A Walk Among Tombstones by Lawrence Block

Sometimes it takes a book being turned into a movie to spur me into reading a writer’s work, or in this case, get back to it. With A Walk Among Tombstones, Liam Neeson and Dan Stevens are providing the impetus to return to the writing of Lawrence Block in anticipation of seeing the movie. I was introduced to Block back in 2011, when I read his most recent entry in the Matthew Scudder series entitled A Drop of the Hard Stuff. I loved the hard-boiled feel of the book and the intricacy of the detective work as that novel examined an early case in Scudder’s career. However, I didn’t get a sense of Scudder’s history. It also seemed that he spent an inordinate amount of time attending AA meetings and contemplating his life and sobriety. Nevertheless, I was intrigued by his character and had always planned to the earlier books.

A Drop of the Hard Stuff  follows Scudder as he’s first embracing his sobriety and AA. I remember wondering whether he would be less intense, even happier as he became more comfortable in his new life. Reading this novel both confirmed and disproved my thoughts on Scudder. Walk Among Tombstones begins with Scudder narrating the last hours in the life of Francine Koury, the wife of a modest heroin distributor. In the midst of buying groceries, she is abducted by two men who escort her into the back of a blue van and drive off with her. Scudder juxtaposes her movements and abduction against his own; he spends time with his girlfriend and contemplates a trip to Ireland to visit a wayward friend who is having problems returning to the country. His plans change when he receives a call from Kenan Koury and his brother Peter (whom Scudder knows from AA meetings) for help dealing with Francine’s abductors.

While Scudder had no love for drug dealers, neither does he have any qualms about tracking and handing over a pair of ruthless kidnappers to vigilante justice. And so the tale begins. A Walk Among Tombstones is a dark, gritty novel exploring a brutal and senseless crime, but I enjoyed reading it for a number of reasons. Chief among them is the character development and the portrayal of the interpersonal relationships- they strengthen what could easily have been a plot driven novel. While the number of AA meeting he attends hasn’t changed, Scudder is at a different place in his life, more balanced as he develops his relationship with Elaine, whose straightforward support and street smarts make her an engaging lover and confidante. He also deepens his relationship with TJ, a street kid with the smarts and connection to help Scudder track down the bad guys, while developing a firm rapport with Peter and Kenan.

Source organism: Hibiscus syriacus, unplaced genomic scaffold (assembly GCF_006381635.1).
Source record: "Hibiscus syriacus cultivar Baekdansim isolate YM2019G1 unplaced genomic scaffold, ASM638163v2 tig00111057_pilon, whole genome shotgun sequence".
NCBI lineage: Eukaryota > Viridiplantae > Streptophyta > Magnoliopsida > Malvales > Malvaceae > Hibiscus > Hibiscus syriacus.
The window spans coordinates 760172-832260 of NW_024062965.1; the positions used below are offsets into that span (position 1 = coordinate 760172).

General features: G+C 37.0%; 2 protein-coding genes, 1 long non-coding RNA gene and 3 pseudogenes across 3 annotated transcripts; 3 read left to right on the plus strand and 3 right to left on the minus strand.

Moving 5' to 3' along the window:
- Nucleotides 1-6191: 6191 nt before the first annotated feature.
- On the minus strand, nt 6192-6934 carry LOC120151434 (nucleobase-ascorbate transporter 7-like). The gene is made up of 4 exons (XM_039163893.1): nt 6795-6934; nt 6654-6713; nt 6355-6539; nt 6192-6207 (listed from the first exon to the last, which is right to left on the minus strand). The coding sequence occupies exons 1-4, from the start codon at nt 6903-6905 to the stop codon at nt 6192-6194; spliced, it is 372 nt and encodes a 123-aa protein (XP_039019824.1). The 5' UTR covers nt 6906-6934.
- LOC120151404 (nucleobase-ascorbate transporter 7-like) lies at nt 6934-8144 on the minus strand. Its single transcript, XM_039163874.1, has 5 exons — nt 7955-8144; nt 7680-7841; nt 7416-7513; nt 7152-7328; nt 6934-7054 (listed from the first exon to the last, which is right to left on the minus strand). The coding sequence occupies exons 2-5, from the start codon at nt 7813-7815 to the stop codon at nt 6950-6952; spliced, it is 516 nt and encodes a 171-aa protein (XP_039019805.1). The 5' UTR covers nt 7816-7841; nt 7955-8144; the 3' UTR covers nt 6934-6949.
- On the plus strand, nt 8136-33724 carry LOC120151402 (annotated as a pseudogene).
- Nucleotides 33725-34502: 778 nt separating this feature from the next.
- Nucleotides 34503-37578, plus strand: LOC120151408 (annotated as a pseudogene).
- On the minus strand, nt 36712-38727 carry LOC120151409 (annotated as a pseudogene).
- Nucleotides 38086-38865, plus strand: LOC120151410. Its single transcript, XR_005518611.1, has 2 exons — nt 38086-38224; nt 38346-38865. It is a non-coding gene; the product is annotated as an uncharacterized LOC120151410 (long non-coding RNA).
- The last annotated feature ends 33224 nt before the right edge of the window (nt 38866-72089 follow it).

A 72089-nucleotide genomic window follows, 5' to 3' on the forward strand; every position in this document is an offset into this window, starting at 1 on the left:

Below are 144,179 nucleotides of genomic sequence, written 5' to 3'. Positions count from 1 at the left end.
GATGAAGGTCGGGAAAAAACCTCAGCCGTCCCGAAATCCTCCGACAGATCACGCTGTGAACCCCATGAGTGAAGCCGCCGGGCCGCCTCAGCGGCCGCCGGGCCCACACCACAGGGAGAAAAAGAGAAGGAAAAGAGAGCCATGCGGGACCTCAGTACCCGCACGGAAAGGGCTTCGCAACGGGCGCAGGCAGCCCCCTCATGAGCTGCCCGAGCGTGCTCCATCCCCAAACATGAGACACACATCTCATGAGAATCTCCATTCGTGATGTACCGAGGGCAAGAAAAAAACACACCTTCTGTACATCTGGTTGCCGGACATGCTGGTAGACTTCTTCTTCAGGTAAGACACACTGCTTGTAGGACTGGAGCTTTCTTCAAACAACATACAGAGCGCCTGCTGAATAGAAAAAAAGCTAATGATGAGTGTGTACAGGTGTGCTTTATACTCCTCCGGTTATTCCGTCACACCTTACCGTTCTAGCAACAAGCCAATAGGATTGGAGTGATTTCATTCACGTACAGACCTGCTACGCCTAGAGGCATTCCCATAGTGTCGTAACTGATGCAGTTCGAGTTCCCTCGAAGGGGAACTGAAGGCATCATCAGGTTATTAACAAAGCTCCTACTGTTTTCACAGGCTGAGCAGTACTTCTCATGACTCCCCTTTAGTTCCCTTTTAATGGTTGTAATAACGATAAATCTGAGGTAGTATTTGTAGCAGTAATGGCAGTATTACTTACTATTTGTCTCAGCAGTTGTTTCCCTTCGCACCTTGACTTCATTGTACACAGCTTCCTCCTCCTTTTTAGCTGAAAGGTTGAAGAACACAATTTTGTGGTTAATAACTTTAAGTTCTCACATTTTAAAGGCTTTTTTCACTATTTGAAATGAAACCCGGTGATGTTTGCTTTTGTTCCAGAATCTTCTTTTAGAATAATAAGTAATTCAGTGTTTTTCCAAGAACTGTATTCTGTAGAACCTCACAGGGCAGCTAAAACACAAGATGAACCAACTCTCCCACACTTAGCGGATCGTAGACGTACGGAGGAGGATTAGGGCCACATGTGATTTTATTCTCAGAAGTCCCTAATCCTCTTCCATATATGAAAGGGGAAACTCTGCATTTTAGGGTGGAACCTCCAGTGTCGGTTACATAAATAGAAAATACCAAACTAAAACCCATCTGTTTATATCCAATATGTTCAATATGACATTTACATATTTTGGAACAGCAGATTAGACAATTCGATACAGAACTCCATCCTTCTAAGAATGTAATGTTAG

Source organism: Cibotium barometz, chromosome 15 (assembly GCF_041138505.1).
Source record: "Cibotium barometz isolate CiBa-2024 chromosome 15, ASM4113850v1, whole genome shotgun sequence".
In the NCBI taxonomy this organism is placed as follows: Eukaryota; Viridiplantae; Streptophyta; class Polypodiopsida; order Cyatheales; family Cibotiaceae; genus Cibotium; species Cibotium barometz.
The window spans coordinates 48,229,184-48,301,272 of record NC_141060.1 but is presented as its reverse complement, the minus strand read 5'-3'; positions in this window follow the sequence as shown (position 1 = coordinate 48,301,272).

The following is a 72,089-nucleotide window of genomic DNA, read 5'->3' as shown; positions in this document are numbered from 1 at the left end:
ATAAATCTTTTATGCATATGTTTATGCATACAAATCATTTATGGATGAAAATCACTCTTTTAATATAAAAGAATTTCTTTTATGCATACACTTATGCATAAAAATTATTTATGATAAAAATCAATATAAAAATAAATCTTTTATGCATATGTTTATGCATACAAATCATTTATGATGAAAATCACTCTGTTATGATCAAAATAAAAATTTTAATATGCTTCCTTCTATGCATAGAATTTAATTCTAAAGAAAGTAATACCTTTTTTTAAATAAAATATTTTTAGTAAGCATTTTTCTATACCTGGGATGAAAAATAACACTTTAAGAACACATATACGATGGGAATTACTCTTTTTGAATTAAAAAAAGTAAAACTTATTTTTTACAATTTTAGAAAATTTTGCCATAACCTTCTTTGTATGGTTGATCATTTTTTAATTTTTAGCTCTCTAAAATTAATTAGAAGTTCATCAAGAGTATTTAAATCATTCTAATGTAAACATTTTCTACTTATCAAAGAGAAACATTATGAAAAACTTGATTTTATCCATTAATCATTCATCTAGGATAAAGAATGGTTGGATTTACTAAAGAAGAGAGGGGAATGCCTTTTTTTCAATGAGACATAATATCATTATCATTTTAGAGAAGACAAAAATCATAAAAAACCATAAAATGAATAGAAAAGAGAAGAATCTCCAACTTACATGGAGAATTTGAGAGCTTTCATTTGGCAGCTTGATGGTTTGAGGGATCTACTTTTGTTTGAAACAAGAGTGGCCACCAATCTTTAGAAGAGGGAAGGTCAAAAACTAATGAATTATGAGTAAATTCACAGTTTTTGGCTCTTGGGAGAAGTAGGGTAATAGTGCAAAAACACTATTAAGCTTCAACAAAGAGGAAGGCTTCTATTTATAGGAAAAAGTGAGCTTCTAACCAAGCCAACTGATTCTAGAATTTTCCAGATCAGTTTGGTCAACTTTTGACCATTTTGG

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All Day And A Night by Alafair Burke

All Day and a Night by Alafair Burke

Generally speaking, character likability isn’t all that  high on my list of priorities in enjoying, or even choosing a book to read. Numerous factors are considered ahead of that (setting, tone, atmosphere, subject matter, whether I think it’ll be a compelling read). However, there are some natural exceptions to those rules—romance for one. Have you ever read a romance novel where you didn’t like either of the lead characters? Doesn’t happen very often.

I would also hazard a guess that murder mysteries, detective stories and suspense novels, where the tensions and stakes are high, are another place where it doesn’t hurt to have a character with whom you are comfortable, understand, and can root for. Ellie Burke is one such character, and with her, readers can comfortably navigate the world of violence and criminality.

In All Day and A Night  (a.k.a. prison slang for life without parole) Ellie Hatcher and her partner JJ Rogan are tapped to head  up a “fresh look” team on a serial murder case which was believed to have been solved years ago. The duo isn’t happy about the assignment which is one that is usually reviled within department because investigating officers are principally tasked with questioning the police work of their colleagues. It’s one step away from participating in an internal affairs investigation. It’s not by accident that Ellie and her partner have been assigned this task; it comes at the  request of Ellie’s now live in boyfriend, Max Donovan, who is an ambitious lawyer working for an even more ambitious DA in an election year. The heat is on, and though  no one wants to question the former police work, it’s clear that some things were missed.

Burke writes intriguing mysteries and this one is no exception. I had my ideas about how it would all end but I wasn’t sure, and that is saying quite a bit in her favor. The character interactions and back-stories, strong female roles and complex mystery made for a clever and engaging read. I’ve read one of Burke’s stand-alones, but this was my first novel featuring Ellie Hatcher and I would love to catch up with the other four novels in the series. Barring that, I’ll definitely be picking up and following where the next Hatcher mystery leads.

1DA652C2516038AE4D02F55645591F39 Bring Up The Bodies by Hilary Mantel, Simon Vance (Narrator)  Audiobook Review

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